The retail fuels market in Indonesia
As this working paper describes, fuels sold in Indonesia can have high levels of sulfur and other additives. RON 88 gasoline can have up to 500 parts per million (ppm) sulfur content and there is no limit on benzene or aromatics. CN 48 diesel is allowed up to 2,500 ppm sulfur and there is no limit on polycyclic aromatic hydrocarbons. Fuel consumption trends are partially reflective of fuel prices, and the gasoline and diesel grades that have dominated in Indonesia have historically been subsidized. While the government ended subsidies for RON 88 gasoline in 2015, there remains a “one price” policy that ensures it is sold by state-owned Pertamina and by PT AKR Corporindo Tbk at the same discounted price across the country. Moreover, CN 48 diesel sold by Pertamina continues to be subsidized at a fixed price of 5,150 Indonesian Rupiah per liter, which is less than half the price of the next highest diesel fuel grade.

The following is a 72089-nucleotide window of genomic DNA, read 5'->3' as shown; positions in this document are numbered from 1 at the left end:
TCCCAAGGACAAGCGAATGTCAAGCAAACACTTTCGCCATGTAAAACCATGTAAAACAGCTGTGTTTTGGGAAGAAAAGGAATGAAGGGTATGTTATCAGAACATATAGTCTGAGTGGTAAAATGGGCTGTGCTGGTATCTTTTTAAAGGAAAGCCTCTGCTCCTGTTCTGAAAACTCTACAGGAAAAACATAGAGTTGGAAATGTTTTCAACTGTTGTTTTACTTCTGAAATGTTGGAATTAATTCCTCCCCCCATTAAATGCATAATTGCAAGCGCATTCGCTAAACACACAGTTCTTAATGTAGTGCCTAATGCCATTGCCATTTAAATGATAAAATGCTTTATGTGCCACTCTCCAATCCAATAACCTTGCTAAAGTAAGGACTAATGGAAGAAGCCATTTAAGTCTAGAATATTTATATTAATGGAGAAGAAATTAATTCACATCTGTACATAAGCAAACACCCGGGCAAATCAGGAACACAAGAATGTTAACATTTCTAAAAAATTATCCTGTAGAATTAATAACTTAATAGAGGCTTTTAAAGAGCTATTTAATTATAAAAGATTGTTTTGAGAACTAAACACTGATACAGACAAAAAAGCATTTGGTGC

The authors explain how reforms to fuel quality standards and to current pricing mechanisms could help shape the market in the direction of cleaner fuels. Ending subsidies and/or fixed prices for dirty fuels would favor both the purchase of low-sulfur fuels and the infrastructure upgrades to allow for domestic production of higher quality fuel. Indonesia would also benefit from revised national fuel quality regulations that establish a timeline for the nationwide availability of gasoline and diesel fuels containing no greater than 10 ppm sulfur by 2023. This would support implementation of soot-free Euro 6/VI vehicle emission standards. Importantly, improved fuel quality standards and fuel price programs would help reduce air pollution and transportation-related greenhouse gas emissions.